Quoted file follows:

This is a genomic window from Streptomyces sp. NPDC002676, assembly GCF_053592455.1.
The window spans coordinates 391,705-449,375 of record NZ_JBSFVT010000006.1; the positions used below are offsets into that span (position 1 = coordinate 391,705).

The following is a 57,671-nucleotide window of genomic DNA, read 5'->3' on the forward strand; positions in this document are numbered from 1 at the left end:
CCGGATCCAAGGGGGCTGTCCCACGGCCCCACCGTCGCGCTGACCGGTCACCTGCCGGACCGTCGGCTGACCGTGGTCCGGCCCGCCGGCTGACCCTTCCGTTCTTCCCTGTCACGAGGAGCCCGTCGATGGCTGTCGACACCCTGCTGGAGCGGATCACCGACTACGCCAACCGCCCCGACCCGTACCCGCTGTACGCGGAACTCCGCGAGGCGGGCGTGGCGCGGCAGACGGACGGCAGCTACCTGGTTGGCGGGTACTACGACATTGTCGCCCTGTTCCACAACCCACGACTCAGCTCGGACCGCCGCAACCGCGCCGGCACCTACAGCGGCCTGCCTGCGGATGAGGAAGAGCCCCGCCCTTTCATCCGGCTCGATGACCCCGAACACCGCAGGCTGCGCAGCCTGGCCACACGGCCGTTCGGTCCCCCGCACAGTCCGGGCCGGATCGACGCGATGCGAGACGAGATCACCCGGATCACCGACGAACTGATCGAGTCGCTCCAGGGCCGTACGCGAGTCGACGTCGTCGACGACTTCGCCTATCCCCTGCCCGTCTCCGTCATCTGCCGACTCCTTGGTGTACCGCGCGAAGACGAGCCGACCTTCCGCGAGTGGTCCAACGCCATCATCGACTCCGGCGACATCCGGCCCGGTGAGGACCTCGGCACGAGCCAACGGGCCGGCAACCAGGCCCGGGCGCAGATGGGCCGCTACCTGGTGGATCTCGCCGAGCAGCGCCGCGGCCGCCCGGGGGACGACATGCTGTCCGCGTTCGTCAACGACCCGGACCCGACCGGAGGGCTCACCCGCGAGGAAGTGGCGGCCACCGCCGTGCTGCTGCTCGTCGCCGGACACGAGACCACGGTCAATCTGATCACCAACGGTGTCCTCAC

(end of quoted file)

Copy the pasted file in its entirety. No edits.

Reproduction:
This is a genomic window from Streptomyces sp. NPDC002676, assembly GCF_053592455.1.
The window spans coordinates 391,705-449,375 of record NZ_JBSFVT010000006.1; the positions used below are offsets into that span (position 1 = coordinate 391,705).

The following is a 57,671-nucleotide window of genomic DNA, read 5'->3' on the forward strand; positions in this document are numbered from 1 at the left end:
CCGGATCCAAGGGGGCTGTCCCACGGCCCCACCGTCGCGCTGACCGGTCACCTGCCGGACCGTCGGCTGACCGTGGTCCGGCCCGCCGGCTGACCCTTCCGTTCTTCCCTGTCACGAGGAGCCCGTCGATGGCTGTCGACACCCTGCTGGAGCGGATCACCGACTACGCCAACCGCCCCGACCCGTACCCGCTGTACGCGGAACTCCGCGAGGCGGGCGTGGCGCGGCAGACGGACGGCAGCTACCTGGTTGGCGGGTACTACGACATTGTCGCCCTGTTCCACAACCCACGACTCAGCTCGGACCGCCGCAACCGCGCCGGCACCTACAGCGGCCTGCCTGCGGATGAGGAAGAGCCCCGCCCTTTCATCCGGCTCGATGACCCCGAACACCGCAGGCTGCGCAGCCTGGCCACACGGCCGTTCGGTCCCCCGCACAGTCCGGGCCGGATCGACGCGATGCGAGACGAGATCACCCGGATCACCGACGAACTGATCGAGTCGCTCCAGGGCCGTACGCGAGTCGACGTCGTCGACGACTTCGCCTATCCCCTGCCCGTCTCCGTCATCTGCCGACTCCTTGGTGTACCGCGCGAAGACGAGCCGACCTTCCGCGAGTGGTCCAACGCCATCATCGACTCCGGCGACATCCGGCCCGGTGAGGACCTCGGCACGAGCCAACGGGCCGGCAACCAGGCCCGGGCGCAGATGGGCCGCTACCTGGTGGATCTCGCCGAGCAGCGCCGCGGCCGCCCGGGGGACGACATGCTGTCCGCGTTCGTCAACGACCCGGACCCGACCGGAGGGCTCACCCGCGAGGAAGTGGCGGCCACCGCCGTGCTGCTGCTCGTCGCCGGACACGAGACCACGGTCAATCTGATCACCAACGGTGTCCTCAC